Sammy Duane Jr. paced the floor like an expectant father following last Saturday's game against Dobson High. The Corona del Sol boys basketball coach was clearly agitated, taking deep breaths as he waited for his players to return from the floor.
A disappointing loss? A lackluster performance?
‘‘They cut the lead to 11. It was getting tight,’’ Duane said after his team's 71-54 victory.
The Aztecs built a double-digit lead early in the second quarter and it never dipped below that margin the rest of the game.
But then, there was another basketball coach at Corona a few years back who also sweated the small stuff.
A guy who would wear the same yellow or orange sweater over and over until good luck turned bad. A guy who wasn't sure a newspaper story on his team was a good idea because it might jinx them.
Sammy Duane Jr. is his own man. But in many respects, he's also a chip off the old block — Sam Duane Sr.
‘‘They're both nervous nellies about everything,’’ said Corona del Sol athletic director Dan Nero, who coached for Sam Duane Sr. as the freshman coach in 1996. ‘‘They want to know everything's covered. Transportation to the game. What the kids wear. How are the kids' grades.
“At practice the day before the game they cover all the bases. They are more similar than they are different. They care about winning, but they care more about the kids.’’
Nero recalls seeing many members of the 1996 team reduced to tears after it lost to Phoenix Shadow Mountain in the title game. Duane Sr. reminded them they'd accomplished something even if it wasn't the top award.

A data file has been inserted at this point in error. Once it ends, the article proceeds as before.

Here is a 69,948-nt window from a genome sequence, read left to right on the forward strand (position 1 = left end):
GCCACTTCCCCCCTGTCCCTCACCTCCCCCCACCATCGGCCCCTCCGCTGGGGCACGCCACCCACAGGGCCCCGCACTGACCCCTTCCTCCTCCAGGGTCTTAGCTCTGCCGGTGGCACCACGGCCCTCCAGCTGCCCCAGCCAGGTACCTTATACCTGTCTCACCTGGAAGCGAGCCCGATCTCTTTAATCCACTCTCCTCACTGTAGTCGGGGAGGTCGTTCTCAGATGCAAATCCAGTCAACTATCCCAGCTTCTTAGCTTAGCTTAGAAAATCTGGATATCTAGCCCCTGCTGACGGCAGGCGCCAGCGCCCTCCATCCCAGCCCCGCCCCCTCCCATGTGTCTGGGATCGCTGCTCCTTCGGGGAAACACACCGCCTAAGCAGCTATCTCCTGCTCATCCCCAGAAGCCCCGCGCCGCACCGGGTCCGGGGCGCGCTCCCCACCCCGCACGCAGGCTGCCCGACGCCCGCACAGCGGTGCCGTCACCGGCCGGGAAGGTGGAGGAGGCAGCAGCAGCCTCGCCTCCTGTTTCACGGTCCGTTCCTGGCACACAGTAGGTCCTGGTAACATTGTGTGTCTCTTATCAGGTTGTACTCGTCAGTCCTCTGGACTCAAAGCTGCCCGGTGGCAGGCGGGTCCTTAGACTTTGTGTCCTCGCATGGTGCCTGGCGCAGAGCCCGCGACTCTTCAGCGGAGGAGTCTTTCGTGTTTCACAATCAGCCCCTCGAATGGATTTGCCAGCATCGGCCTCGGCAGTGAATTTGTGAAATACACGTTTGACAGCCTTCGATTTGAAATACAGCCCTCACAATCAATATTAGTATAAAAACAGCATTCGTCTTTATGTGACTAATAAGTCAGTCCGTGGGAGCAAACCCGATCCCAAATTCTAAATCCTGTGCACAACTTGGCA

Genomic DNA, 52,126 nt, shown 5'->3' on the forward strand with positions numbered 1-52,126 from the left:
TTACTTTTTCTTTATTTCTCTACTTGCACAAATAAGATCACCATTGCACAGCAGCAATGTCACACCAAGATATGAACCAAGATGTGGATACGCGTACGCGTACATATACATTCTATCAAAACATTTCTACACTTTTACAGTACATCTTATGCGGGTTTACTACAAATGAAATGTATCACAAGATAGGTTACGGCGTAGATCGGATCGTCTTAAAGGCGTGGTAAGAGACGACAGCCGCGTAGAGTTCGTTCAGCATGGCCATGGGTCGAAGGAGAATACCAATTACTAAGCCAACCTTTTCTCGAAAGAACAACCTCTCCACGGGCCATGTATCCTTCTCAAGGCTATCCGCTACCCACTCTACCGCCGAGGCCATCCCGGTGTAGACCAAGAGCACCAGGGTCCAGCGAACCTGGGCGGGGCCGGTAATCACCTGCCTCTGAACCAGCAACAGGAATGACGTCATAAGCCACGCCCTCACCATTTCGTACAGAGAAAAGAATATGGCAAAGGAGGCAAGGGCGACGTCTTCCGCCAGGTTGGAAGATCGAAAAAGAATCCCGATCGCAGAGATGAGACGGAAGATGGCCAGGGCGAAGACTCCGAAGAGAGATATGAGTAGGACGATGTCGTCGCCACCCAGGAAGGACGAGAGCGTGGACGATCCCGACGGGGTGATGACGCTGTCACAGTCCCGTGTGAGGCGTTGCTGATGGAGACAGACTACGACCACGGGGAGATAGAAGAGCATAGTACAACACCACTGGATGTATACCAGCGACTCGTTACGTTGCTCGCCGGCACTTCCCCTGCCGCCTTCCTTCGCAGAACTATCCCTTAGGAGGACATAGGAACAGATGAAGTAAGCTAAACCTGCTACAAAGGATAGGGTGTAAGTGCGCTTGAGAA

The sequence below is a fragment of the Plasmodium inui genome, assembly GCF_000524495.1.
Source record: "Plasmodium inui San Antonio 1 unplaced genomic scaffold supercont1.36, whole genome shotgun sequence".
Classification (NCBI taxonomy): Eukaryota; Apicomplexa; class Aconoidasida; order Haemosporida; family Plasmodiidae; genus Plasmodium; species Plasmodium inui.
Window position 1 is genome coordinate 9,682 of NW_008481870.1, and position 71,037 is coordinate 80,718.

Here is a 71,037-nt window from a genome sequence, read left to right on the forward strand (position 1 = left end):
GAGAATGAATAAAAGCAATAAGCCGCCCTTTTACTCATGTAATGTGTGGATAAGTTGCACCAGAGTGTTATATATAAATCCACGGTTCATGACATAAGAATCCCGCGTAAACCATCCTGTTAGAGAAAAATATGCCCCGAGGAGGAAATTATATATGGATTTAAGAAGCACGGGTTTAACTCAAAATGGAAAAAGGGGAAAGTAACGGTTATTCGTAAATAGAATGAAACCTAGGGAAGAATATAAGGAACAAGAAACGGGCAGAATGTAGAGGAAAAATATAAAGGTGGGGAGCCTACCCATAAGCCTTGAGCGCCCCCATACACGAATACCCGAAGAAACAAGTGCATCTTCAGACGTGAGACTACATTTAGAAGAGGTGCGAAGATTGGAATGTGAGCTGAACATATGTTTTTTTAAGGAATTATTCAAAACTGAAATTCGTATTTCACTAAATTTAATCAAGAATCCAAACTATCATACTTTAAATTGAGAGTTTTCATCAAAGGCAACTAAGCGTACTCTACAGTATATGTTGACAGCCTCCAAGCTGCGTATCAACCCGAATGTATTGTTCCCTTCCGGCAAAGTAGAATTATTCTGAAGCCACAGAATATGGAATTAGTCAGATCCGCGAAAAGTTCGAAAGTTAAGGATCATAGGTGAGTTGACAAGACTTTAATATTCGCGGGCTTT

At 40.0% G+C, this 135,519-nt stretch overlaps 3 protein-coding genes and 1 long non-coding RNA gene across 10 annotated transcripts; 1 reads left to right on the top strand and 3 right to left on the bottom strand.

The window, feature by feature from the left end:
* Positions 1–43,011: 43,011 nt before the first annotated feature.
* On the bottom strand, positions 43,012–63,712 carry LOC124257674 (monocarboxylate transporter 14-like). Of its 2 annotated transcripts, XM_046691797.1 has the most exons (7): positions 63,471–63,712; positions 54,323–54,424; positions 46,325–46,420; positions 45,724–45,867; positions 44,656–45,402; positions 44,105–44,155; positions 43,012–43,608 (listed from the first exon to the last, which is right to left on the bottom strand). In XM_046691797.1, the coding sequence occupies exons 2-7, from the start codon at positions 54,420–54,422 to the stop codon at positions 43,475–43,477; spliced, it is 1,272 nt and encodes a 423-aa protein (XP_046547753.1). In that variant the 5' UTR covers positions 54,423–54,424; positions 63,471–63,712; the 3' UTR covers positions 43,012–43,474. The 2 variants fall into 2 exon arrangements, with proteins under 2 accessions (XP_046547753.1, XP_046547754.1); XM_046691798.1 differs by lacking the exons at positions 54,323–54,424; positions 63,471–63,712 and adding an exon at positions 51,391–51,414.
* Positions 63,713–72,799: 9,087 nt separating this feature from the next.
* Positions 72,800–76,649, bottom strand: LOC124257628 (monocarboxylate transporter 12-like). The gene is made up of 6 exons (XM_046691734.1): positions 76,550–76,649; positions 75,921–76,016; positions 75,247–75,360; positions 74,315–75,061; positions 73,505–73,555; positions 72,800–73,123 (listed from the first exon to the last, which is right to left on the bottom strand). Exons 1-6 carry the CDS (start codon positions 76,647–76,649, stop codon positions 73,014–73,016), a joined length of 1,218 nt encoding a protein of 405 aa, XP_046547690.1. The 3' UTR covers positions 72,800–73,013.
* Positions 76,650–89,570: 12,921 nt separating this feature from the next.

“He told them, ‘I got something, too,' " Nero said. “ ‘You are my trophies.' ’’
Despite being around basketball and his father constantly while growing up, the coaching bug didn't bite Duane Jr. until his post-Corona del Sol days.
‘‘Not until I was out of (high) school and had spent a year at Yavapai (Junior
College),’’ Duane Jr. said. ‘‘I was always around the game. I loved watching games when I was little. I knew all the plays. The game grew on me after I got into college. I came back and started to help out. That's what got me into it.’’
Duane got his first head coaching job at Mesquite in 2000-01, leading the Wildcats to a 65-47 record in three seasons, before taking the Corona job in 2003 when Joe Maisel stepped down.
"When it opened up, I knew that was the one job I wanted and the only job I would have left Mesquite for," Duane Jr. said. "Mesquite was good to me and gave me my first chance, and I owe them a lot of gratitude." Sam Duane Sr., who retired after the 1997 season as the state's winningest coach with 663 wins (since surpassed by Tucson Sahuaro's Dick McConnell), tried to stay away when his son got the job at Corona. Duane Sr. said he may have been too eager to help out initially.
‘‘He really does his own thing strategy-wise,’’ Duane Sr. said of his son. ‘‘I think he uses me more for other things. I go to the games, but it's worse than being on the bench. When I coached you had to make decisions and were too busy to be nervous once a game started. Sitting in the stands you have no control. You watch and hope for the best.’’
Duane Jr. agrees with his father's assessment. ‘‘With X's and O's I do my own thing,’’ he said. ‘‘I learned to pay attention to detail, to look at the little things. That kind of discipline, if it's developed, will carry over into the game. My dad's a very good motivator. I'm not the motivator he is. That's something I'm trying to pick up on more.’’
Even during an interview late Monday, Duane Jr. was paying attention to seemingly insignificant stuff. Having been informed the No. 1 seed in the 5A-I girls tournament advanced to the championship, he quickly said he hoped the same happened in the boys games today since his Aztecs are a No. 1 seed.
In just his third year on the job, Duane Jr. has led this year's Corona del Sol squad to the second-best record (27-1) in the 30-year history of the school.
The only other Aztec team to win 27 games was the 1981 squad that went 27-0 and won a 4A title under the tutelage of his father.